Judith Light on Tom Viola's Devotion to "Health, Healing and Giving"

Playbill Pride   Judith Light on Tom Viola's Devotion to "Health, Healing and Giving"
 
Award-winning actress Judith Light reflects on the accomplishments of activist Tom Viola.
Tom Viola and Judith Light
Tom Viola and Judith Light Adam Fredericks

I don't remember when I met Tom Viola since I can't remember a time when he wasn't in my life. So much of my life has turned out to be about Broadway and Caring and AIDS — and they are all tied up in one package in one of the sweetest, most humble and most generous people I have ever known.

No matter what the event is and how huge and complicated it is, I see Tom everywhere, supporting everyone and handling millions of details without ever breaking a sweat or even getting stressed.

Not only has his bringing together of two organizations — Broadway Cares and Equity Fights AIDS — changed the face of the disease, it has created a model of giving within the Broadway and New York theatre community that shows us all how to be one family. He has put together the most amazing team that has ever been seen in the world of non-profit.

Judith Light and Tom Viola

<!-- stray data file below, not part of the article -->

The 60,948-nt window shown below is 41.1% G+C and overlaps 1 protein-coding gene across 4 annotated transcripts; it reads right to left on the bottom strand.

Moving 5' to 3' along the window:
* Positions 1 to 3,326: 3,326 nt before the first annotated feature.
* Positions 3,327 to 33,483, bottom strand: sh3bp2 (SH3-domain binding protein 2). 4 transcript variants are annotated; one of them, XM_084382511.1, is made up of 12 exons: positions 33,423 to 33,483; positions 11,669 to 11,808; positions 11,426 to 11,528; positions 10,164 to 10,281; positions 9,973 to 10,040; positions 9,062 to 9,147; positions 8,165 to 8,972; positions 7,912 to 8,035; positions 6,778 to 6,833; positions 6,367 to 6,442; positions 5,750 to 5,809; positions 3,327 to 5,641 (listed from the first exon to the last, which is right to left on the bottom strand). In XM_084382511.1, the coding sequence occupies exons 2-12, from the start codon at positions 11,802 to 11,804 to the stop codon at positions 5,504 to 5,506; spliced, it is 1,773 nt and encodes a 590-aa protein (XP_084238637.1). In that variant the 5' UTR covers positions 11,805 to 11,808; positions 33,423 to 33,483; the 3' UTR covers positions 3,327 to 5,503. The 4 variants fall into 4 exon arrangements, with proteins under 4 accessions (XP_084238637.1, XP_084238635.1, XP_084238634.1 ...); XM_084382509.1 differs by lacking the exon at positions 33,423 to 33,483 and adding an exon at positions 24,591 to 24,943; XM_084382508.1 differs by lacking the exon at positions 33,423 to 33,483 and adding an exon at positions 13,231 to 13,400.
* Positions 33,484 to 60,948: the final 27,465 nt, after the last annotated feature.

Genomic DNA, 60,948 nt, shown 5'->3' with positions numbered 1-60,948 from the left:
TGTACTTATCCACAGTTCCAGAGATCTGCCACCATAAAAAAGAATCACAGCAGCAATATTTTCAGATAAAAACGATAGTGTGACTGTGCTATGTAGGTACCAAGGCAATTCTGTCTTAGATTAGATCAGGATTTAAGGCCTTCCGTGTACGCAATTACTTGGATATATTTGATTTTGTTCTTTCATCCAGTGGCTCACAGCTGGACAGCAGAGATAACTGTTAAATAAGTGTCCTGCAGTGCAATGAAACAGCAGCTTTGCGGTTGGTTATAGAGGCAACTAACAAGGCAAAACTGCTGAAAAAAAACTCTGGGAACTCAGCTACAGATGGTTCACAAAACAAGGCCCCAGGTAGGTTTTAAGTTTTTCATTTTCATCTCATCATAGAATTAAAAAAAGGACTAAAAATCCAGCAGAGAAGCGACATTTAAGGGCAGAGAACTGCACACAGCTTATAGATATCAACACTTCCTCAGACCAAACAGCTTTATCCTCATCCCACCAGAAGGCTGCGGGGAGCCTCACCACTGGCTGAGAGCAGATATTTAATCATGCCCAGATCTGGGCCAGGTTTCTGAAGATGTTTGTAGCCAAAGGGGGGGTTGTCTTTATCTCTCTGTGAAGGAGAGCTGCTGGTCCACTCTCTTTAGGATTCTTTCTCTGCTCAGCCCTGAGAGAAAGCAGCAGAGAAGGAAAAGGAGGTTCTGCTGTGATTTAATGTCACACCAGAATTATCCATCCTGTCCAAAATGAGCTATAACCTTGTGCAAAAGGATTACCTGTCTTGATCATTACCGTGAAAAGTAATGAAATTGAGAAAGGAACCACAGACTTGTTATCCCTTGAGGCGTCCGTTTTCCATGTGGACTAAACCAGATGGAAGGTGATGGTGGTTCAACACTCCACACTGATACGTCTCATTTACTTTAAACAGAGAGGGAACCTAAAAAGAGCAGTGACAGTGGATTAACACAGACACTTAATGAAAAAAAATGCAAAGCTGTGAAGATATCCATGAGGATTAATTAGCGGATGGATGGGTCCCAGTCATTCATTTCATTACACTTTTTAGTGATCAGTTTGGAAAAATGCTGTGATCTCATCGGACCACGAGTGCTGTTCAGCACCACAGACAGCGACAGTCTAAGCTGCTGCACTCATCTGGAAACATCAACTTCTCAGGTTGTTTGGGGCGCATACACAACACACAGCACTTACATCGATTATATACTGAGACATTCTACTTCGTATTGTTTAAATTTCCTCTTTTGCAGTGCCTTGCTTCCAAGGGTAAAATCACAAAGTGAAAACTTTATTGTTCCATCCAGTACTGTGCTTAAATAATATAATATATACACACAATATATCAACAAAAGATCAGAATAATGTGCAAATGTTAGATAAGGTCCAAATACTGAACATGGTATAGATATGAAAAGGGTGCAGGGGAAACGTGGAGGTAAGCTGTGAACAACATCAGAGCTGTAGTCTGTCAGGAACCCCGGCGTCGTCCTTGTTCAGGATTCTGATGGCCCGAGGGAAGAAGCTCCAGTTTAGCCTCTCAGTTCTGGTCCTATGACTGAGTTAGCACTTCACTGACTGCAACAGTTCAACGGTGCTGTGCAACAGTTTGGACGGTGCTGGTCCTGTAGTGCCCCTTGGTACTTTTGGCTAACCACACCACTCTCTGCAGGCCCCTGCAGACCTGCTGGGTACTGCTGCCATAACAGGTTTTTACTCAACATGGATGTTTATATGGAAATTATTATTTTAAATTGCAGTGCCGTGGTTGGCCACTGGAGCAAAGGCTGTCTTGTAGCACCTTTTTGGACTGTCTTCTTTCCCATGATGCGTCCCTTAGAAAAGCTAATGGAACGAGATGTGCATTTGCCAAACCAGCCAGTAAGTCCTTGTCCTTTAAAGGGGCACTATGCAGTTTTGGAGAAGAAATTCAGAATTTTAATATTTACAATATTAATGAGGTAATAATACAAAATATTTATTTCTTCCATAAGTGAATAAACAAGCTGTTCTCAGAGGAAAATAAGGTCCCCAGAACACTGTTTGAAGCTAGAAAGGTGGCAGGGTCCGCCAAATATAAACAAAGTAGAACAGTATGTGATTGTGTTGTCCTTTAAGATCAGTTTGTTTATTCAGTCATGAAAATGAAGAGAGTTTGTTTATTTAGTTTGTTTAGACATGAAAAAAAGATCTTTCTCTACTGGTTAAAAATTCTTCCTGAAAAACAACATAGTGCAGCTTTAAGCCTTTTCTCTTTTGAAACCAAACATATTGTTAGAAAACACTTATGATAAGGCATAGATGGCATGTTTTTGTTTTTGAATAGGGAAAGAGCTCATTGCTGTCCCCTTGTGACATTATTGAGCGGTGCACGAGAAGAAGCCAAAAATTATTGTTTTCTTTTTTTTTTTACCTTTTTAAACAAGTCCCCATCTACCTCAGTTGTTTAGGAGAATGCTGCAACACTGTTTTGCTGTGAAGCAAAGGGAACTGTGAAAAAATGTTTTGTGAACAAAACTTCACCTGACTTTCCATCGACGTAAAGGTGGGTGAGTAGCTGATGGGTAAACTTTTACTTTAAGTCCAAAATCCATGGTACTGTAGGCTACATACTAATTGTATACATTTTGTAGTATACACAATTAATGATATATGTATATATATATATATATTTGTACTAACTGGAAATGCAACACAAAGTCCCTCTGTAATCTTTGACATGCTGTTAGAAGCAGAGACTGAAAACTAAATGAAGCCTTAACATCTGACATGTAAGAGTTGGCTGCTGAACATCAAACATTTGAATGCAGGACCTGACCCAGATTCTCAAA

Judith Light and Tom Viola Photo by Monica Simoes

He is unique in always looking for ways to expand the mission and make an impact on more lives so we can do more good. He and his team have raised more than $250 million for critical health issues and disasters worldwide as well as right here at home by giving essential funds to The Actors Fund, the Phyllis Newman Women's Health Initiative, the Al Hirschfeld Free Health Clinic, and many more. In 2010 he received a special Tony Award for his work. Engraved on it are the words: "In recognition of the leadership, advocacy, and creativity with which he has mobilized the theatre community's response to AIDS and other critical health issues."

His is the touch and the heart that heals and by knowing him and participating with him in this work, the world is truly uplifted, as is my life.

At every Gypsy of the Year event when he asks me to do the "Moment of Silence" and we stop in the middle of this glorious celebration and remember those we have lost to AIDS, I feel deeply honored and privileged.

The legacy he is living is one that models how to be authentic and ultimately human. He is all about health, healing, and giving at home and around the world. There is truly no one like him. He will be forever in my life and I could not be more grateful.

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